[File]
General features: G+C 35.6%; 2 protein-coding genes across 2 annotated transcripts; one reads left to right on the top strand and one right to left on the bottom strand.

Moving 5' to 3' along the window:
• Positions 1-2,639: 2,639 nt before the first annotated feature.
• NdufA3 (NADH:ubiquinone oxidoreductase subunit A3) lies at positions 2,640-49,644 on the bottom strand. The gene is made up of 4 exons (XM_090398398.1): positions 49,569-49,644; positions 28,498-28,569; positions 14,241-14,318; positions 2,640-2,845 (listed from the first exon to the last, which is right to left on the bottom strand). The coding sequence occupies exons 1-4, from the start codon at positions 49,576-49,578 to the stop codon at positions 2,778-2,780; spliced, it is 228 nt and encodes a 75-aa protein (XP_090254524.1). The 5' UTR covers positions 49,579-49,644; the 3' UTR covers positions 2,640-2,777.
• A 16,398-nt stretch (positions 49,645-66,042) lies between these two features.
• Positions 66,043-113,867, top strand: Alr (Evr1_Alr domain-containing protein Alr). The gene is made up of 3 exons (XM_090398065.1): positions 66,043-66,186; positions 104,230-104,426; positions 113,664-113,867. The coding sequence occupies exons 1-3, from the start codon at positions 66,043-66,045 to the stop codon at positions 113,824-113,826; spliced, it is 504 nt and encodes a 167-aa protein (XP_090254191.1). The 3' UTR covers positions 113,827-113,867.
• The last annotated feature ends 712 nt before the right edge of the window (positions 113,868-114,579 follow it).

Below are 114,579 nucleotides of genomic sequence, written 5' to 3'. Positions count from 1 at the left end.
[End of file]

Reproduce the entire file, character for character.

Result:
General features: G+C 35.6%; 2 protein-coding genes across 2 annotated transcripts; one reads left to right on the top strand and one right to left on the bottom strand.

Moving 5' to 3' along the window:
• Positions 1-2,639: 2,639 nt before the first annotated feature.
• NdufA3 (NADH:ubiquinone oxidoreductase subunit A3) lies at positions 2,640-49,644 on the bottom strand. The gene is made up of 4 exons (XM_090398398.1): positions 49,569-49,644; positions 28,498-28,569; positions 14,241-14,318; positions 2,640-2,845 (listed from the first exon to the last, which is right to left on the bottom strand). The coding sequence occupies exons 1-4, from the start codon at positions 49,576-49,578 to the stop codon at positions 2,778-2,780; spliced, it is 228 nt and encodes a 75-aa protein (XP_090254524.1). The 5' UTR covers positions 49,579-49,644; the 3' UTR covers positions 2,640-2,777.
• A 16,398-nt stretch (positions 49,645-66,042) lies between these two features.
• Positions 66,043-113,867, top strand: Alr (Evr1_Alr domain-containing protein Alr). The gene is made up of 3 exons (XM_090398065.1): positions 66,043-66,186; positions 104,230-104,426; positions 113,664-113,867. The coding sequence occupies exons 1-3, from the start codon at positions 66,043-66,045 to the stop codon at positions 113,824-113,826; spliced, it is 504 nt and encodes a 167-aa protein (XP_090254191.1). The 3' UTR covers positions 113,827-113,867.
• The last annotated feature ends 712 nt before the right edge of the window (positions 113,868-114,579 follow it).

Below are 114,579 nucleotides of genomic sequence, written 5' to 3'. Positions count from 1 at the left end.